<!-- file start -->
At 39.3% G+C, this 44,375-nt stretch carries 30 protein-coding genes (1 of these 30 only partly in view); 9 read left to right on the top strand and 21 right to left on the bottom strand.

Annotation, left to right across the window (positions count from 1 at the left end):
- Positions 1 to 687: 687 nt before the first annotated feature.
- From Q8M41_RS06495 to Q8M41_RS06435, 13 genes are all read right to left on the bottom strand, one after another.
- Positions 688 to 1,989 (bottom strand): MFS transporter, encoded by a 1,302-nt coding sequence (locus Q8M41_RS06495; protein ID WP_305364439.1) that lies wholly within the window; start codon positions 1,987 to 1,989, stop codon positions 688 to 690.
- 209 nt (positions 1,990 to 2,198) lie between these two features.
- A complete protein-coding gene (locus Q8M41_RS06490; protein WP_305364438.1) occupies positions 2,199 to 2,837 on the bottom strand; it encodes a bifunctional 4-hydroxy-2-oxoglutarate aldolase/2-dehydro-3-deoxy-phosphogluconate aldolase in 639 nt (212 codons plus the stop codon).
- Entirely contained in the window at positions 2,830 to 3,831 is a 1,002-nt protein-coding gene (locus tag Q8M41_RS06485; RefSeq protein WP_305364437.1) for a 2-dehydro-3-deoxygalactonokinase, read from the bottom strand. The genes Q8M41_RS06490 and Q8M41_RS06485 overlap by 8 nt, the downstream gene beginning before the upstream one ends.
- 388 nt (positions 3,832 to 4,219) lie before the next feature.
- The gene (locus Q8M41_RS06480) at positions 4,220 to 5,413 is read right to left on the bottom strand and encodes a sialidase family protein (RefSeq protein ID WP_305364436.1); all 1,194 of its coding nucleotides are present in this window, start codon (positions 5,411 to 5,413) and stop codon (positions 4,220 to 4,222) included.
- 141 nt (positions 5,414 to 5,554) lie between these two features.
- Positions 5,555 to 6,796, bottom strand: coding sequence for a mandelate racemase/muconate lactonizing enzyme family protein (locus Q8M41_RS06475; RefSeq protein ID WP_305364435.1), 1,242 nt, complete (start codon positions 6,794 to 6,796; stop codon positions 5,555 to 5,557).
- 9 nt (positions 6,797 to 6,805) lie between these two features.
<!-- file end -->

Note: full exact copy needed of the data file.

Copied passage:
At 39.3% G+C, this 44,375-nt stretch carries 30 protein-coding genes (1 of these 30 only partly in view); 9 read left to right on the top strand and 21 right to left on the bottom strand.

Annotation, left to right across the window (positions count from 1 at the left end):
- Positions 1 to 687: 687 nt before the first annotated feature.
- From Q8M41_RS06495 to Q8M41_RS06435, 13 genes are all read right to left on the bottom strand, one after another.
- Positions 688 to 1,989 (bottom strand): MFS transporter, encoded by a 1,302-nt coding sequence (locus Q8M41_RS06495; protein ID WP_305364439.1) that lies wholly within the window; start codon positions 1,987 to 1,989, stop codon positions 688 to 690.
- 209 nt (positions 1,990 to 2,198) lie between these two features.
- A complete protein-coding gene (locus Q8M41_RS06490; protein WP_305364438.1) occupies positions 2,199 to 2,837 on the bottom strand; it encodes a bifunctional 4-hydroxy-2-oxoglutarate aldolase/2-dehydro-3-deoxy-phosphogluconate aldolase in 639 nt (212 codons plus the stop codon).
- Entirely contained in the window at positions 2,830 to 3,831 is a 1,002-nt protein-coding gene (locus tag Q8M41_RS06485; RefSeq protein WP_305364437.1) for a 2-dehydro-3-deoxygalactonokinase, read from the bottom strand. The genes Q8M41_RS06490 and Q8M41_RS06485 overlap by 8 nt, the downstream gene beginning before the upstream one ends.
- 388 nt (positions 3,832 to 4,219) lie before the next feature.
- The gene (locus Q8M41_RS06480) at positions 4,220 to 5,413 is read right to left on the bottom strand and encodes a sialidase family protein (RefSeq protein ID WP_305364436.1); all 1,194 of its coding nucleotides are present in this window, start codon (positions 5,411 to 5,413) and stop codon (positions 4,220 to 4,222) included.
- 141 nt (positions 5,414 to 5,554) lie between these two features.
- Positions 5,555 to 6,796, bottom strand: coding sequence for a mandelate racemase/muconate lactonizing enzyme family protein (locus Q8M41_RS06475; RefSeq protein ID WP_305364435.1), 1,242 nt, complete (start codon positions 6,794 to 6,796; stop codon positions 5,555 to 5,557).
- 9 nt (positions 6,797 to 6,805) lie between these two features.